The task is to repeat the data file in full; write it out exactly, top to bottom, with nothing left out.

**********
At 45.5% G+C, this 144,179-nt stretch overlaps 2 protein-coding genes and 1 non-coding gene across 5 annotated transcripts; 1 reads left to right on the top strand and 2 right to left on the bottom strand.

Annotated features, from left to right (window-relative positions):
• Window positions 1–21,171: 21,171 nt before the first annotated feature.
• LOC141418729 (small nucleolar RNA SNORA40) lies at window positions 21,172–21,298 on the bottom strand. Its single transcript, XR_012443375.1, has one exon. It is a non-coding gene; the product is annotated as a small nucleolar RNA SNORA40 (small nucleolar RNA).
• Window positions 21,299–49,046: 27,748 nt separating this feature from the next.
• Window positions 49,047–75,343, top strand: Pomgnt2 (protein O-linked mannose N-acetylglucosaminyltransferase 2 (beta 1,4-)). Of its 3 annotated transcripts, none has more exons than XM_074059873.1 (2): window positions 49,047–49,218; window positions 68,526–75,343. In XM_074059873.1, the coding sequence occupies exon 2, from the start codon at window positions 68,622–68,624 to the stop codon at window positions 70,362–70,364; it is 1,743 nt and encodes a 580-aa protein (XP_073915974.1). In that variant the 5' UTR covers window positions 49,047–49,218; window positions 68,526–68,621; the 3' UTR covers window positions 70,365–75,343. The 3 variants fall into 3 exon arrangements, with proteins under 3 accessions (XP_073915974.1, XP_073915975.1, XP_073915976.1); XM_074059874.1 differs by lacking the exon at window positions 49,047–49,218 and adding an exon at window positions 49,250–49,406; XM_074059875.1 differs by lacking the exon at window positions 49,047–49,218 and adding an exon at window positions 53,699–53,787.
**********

At 45.5% G+C, this 144,179-nt stretch overlaps 2 protein-coding genes and 1 non-coding gene across 5 annotated transcripts; 1 reads left to right on the top strand and 2 right to left on the bottom strand.

Annotated features, from left to right (window-relative positions):
• Window positions 1–21,171: 21,171 nt before the first annotated feature.
• LOC141418729 (small nucleolar RNA SNORA40) lies at window positions 21,172–21,298 on the bottom strand. Its single transcript, XR_012443375.1, has one exon. It is a non-coding gene; the product is annotated as a small nucleolar RNA SNORA40 (small nucleolar RNA).
• Window positions 21,299–49,046: 27,748 nt separating this feature from the next.
• Window positions 49,047–75,343, top strand: Pomgnt2 (protein O-linked mannose N-acetylglucosaminyltransferase 2 (beta 1,4-)). Of its 3 annotated transcripts, none has more exons than XM_074059873.1 (2): window positions 49,047–49,218; window positions 68,526–75,343. In XM_074059873.1, the coding sequence occupies exon 2, from the start codon at window positions 68,622–68,624 to the stop codon at window positions 70,362–70,364; it is 1,743 nt and encodes a 580-aa protein (XP_073915974.1). In that variant the 5' UTR covers window positions 49,047–49,218; window positions 68,526–68,621; the 3' UTR covers window positions 70,365–75,343. The 3 variants fall into 3 exon arrangements, with proteins under 3 accessions (XP_073915974.1, XP_073915975.1, XP_073915976.1); XM_074059874.1 differs by lacking the exon at window positions 49,047–49,218 and adding an exon at window positions 49,250–49,406; XM_074059875.1 differs by lacking the exon at window positions 49,047–49,218 and adding an exon at window positions 53,699–53,787.